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How to Overcome the Fear of Failure

There is no such thing as the fear of the unknown, There is only the fear of what you imagine is about to happen. Fears are content specific. Dr Demartini offers expert advice on how to overcome your fear of failure.


If you set up a one-sided fantasy about success, that is, you imagine it is going to bring you only pleasurable and positive outcomes without also dealing with the essential disciplines and challenges and complementary opposite aspects, you’re going to set yourself up for an accompanying fear of failure or fear of not obtaining or losing this dopamine driven fantasy. So the more you fantasise about your success, the more you’ll breed your nightmare, or the fear of failure to go with it. Ungrounded fantasies breed nightmares or fears, just like ungrounded elations breed depressions.


So to migitate your fear, ground yourself in what your success will bring. Because with success comes new sets of challenges, responsibilities, pains and pleasures. If you have an objective goal that is even and balanced between the benefits and challenges that go with it, you will have less of a fear of failure because you will have your strategy in place with a set of contingencies. So the more you plan your goal, the more you know all the responsibilities, accountabilities and challenges you are going to face and the more realistic and congruent your goal the less fantasy you will have and the less fear of failure you will feel.


Let me give you an example. Thirty-two years ago I was in New York City about to stand up in front of 5,000 people and give a presentation. I was one of six speakers, so there were six of us sitting in a line about to go up and speak each for 20 minutes. There was another speaker behind me who was really nervous. His whole dream, his life’s goal was to do that particular speech. His father had done it years ago and he’d always wanted to be on that particular stage. It was bigger than life for him.


Waling up onto that stage and talking was his ultimate goal, there was nothing greater than this.  So his fear of failing up in front of those people was strong. He was so anxious because he had made this speech such a grand, important thing. He made this so high on his list of goals that his anxiety was also extremely high. By contrast, I saw it as just another of one of my many speeches or speaking engagements that I had done and intended to continue doing. To me it was inspiring to have the opportunity to present there, but it was not my ultimate end all.  I loved presenting on that stage, but I was less attached to the outcome as he was and was more focused on my message that served than how I would be judged. I saw it as another stepping stone – one of thousands that I envisioned. So my anxiety was much less because I didn’t make it as highly important. I certainly prepared and delivered an inspiring presentation and loved the audience but my long-term vision was much larger than that particular event.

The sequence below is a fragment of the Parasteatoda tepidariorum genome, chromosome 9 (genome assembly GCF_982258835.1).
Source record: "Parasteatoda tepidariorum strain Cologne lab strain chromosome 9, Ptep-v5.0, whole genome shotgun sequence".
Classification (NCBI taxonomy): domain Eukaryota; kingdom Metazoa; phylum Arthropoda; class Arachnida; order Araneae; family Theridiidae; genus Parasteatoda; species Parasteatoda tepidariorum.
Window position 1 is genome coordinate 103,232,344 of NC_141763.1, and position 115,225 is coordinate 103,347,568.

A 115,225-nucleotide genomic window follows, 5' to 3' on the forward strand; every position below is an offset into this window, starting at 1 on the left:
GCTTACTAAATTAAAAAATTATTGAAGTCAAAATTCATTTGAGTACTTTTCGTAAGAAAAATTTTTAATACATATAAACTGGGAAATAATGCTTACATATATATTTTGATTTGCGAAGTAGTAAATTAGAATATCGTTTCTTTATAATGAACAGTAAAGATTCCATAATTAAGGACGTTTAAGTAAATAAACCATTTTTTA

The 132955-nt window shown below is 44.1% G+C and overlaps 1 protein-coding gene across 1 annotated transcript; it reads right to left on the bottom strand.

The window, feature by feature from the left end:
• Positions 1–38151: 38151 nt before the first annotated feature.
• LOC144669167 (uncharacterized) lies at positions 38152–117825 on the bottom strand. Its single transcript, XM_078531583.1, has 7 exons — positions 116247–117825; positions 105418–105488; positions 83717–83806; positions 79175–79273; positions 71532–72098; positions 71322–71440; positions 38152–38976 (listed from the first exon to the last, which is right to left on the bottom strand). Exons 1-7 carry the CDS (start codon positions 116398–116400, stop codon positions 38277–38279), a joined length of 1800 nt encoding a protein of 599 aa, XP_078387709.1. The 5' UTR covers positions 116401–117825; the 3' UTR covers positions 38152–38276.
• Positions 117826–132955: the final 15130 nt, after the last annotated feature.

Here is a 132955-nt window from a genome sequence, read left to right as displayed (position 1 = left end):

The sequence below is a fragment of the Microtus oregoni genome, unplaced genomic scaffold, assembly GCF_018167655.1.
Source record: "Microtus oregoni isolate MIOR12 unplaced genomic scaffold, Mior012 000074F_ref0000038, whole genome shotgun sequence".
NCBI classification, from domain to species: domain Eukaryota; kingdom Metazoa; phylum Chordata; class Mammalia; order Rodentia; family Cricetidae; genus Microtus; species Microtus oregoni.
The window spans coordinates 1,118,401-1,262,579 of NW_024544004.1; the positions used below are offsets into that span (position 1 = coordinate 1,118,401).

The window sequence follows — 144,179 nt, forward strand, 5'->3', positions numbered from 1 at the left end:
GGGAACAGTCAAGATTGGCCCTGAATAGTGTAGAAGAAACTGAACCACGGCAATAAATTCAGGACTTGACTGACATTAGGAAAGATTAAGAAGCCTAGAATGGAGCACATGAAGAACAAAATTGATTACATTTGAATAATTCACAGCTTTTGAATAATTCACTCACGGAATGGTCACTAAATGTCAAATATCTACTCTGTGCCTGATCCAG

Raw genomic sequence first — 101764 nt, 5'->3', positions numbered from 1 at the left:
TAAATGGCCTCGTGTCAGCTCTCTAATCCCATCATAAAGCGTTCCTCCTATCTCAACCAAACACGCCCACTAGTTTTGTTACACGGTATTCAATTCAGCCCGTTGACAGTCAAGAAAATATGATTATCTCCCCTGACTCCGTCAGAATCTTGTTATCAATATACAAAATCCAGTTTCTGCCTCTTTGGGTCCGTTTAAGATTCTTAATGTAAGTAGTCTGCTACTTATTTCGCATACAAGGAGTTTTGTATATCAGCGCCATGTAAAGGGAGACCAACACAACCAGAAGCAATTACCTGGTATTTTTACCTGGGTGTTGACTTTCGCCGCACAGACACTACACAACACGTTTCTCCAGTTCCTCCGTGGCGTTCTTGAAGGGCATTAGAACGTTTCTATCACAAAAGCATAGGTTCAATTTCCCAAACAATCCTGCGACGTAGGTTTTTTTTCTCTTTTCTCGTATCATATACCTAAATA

So, because he made it was such a huge deal for him, it and his performance became a phobia and it showed in his presentation. Whereas I had the some butterflies, but standing up and speaking at that particular event wasn’t the biggest thing in the world for me. I had much bigger goals than that that I envisioned and saw it as simply another career step to be grateful for.


So, if you set a goal that is in line with your highest values, it becomes more spontaneous, and you become more objective and strategic plan more and become more prepared for the pros and the cons and the ups and the downs, the positives and negatives, the risks of pursuing and achieving your goal and you are therefore more grounded in your expectations. You know the responsibilities it takes to get the goal. So you’ve softened the fantasy and you’ve softened the nightmare at the same time.


But if you set a goal that is not aligned with your highest values, you will probably not be as prepared or balanced and you will automatically be more vulnerable to setting a grandiose fantasy and have an accompanying fear of failure. The content of your mind when the phobia emerges is an assumption that there is going to be more negatives than positives, more pains than pleasures, more negatives than positives, more challenges than supports if you fail. You can’t fear the unknown, but you can have fear of what you imagine is about to occur. And that fantasy of what you imagine will occur if you succeed is very specific and your intuition knows there is two sides to the equation of success and the goal will also have drawbacks to balance the benefits so it is wise to get your more objective executive center in your brain on line with real strategically set goals.


So the fear of failure occurs when you assume that what you think is about to happen is going to bring about more drawbacks than benefits, more negatives than positives. You will not have this fear unless you also simultaneously have the assumption of the reciprocal fantasy would occur if you didn’t fail, and if you succeeded, that is, you’d have more pleasures than drawbacks, more positives than negatives, more gains than losses. You have to have a fantasy of success in order to create the fear of failure. That’s why setting a more balanced goal is most important and strategizing the details and responsible action steps so you are more grounded in your objectives is the key to greater achievement.


Dr. John Demartini is a human behavior specialist, educator, international best-selling author and the founder of the Demartini Institute.




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